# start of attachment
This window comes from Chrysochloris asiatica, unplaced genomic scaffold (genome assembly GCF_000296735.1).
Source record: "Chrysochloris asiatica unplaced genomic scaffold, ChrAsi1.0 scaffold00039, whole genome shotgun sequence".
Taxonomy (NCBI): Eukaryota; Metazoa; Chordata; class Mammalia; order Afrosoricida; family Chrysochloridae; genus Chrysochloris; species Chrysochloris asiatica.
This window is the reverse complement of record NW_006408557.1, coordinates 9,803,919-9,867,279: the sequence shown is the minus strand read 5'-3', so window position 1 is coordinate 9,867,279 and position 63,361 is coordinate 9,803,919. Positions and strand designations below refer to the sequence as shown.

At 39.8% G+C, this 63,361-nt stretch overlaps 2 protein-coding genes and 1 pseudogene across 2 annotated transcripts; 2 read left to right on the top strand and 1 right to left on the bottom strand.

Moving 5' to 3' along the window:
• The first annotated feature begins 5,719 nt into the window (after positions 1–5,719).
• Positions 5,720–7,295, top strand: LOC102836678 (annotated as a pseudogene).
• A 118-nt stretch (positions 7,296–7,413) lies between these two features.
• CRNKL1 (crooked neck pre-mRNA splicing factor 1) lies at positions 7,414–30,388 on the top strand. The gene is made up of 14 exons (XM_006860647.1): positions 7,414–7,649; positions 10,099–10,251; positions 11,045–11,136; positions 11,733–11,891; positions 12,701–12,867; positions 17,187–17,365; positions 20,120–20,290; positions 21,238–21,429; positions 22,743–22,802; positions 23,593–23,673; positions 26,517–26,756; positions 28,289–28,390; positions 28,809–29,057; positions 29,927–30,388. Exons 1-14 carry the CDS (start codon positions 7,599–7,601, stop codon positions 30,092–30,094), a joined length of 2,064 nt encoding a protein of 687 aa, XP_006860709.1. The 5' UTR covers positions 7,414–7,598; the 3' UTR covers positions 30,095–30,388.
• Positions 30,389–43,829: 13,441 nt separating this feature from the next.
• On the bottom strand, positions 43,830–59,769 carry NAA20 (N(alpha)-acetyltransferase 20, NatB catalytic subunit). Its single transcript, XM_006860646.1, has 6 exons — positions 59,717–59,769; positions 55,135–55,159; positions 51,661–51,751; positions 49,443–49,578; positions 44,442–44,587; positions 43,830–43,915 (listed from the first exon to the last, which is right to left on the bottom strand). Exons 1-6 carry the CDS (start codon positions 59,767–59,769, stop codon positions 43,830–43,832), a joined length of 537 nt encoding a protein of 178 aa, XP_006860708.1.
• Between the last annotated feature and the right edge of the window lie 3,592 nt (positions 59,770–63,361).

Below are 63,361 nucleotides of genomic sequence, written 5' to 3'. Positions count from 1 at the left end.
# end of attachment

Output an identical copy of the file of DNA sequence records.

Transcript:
This window comes from Chrysochloris asiatica, unplaced genomic scaffold (genome assembly GCF_000296735.1).
Source record: "Chrysochloris asiatica unplaced genomic scaffold, ChrAsi1.0 scaffold00039, whole genome shotgun sequence".
Taxonomy (NCBI): Eukaryota; Metazoa; Chordata; class Mammalia; order Afrosoricida; family Chrysochloridae; genus Chrysochloris; species Chrysochloris asiatica.
This window is the reverse complement of record NW_006408557.1, coordinates 9,803,919-9,867,279: the sequence shown is the minus strand read 5'-3', so window position 1 is coordinate 9,867,279 and position 63,361 is coordinate 9,803,919. Positions and strand designations below refer to the sequence as shown.

At 39.8% G+C, this 63,361-nt stretch overlaps 2 protein-coding genes and 1 pseudogene across 2 annotated transcripts; 2 read left to right on the top strand and 1 right to left on the bottom strand.

Moving 5' to 3' along the window:
• The first annotated feature begins 5,719 nt into the window (after positions 1–5,719).
• Positions 5,720–7,295, top strand: LOC102836678 (annotated as a pseudogene).
• A 118-nt stretch (positions 7,296–7,413) lies between these two features.
• CRNKL1 (crooked neck pre-mRNA splicing factor 1) lies at positions 7,414–30,388 on the top strand. The gene is made up of 14 exons (XM_006860647.1): positions 7,414–7,649; positions 10,099–10,251; positions 11,045–11,136; positions 11,733–11,891; positions 12,701–12,867; positions 17,187–17,365; positions 20,120–20,290; positions 21,238–21,429; positions 22,743–22,802; positions 23,593–23,673; positions 26,517–26,756; positions 28,289–28,390; positions 28,809–29,057; positions 29,927–30,388. Exons 1-14 carry the CDS (start codon positions 7,599–7,601, stop codon positions 30,092–30,094), a joined length of 2,064 nt encoding a protein of 687 aa, XP_006860709.1. The 5' UTR covers positions 7,414–7,598; the 3' UTR covers positions 30,095–30,388.
• Positions 30,389–43,829: 13,441 nt separating this feature from the next.
• On the bottom strand, positions 43,830–59,769 carry NAA20 (N(alpha)-acetyltransferase 20, NatB catalytic subunit). Its single transcript, XM_006860646.1, has 6 exons — positions 59,717–59,769; positions 55,135–55,159; positions 51,661–51,751; positions 49,443–49,578; positions 44,442–44,587; positions 43,830–43,915 (listed from the first exon to the last, which is right to left on the bottom strand). Exons 1-6 carry the CDS (start codon positions 59,767–59,769, stop codon positions 43,830–43,832), a joined length of 537 nt encoding a protein of 178 aa, XP_006860708.1.
• Between the last annotated feature and the right edge of the window lie 3,592 nt (positions 59,770–63,361).

Below are 63,361 nucleotides of genomic sequence, written 5' to 3'. Positions count from 1 at the left end.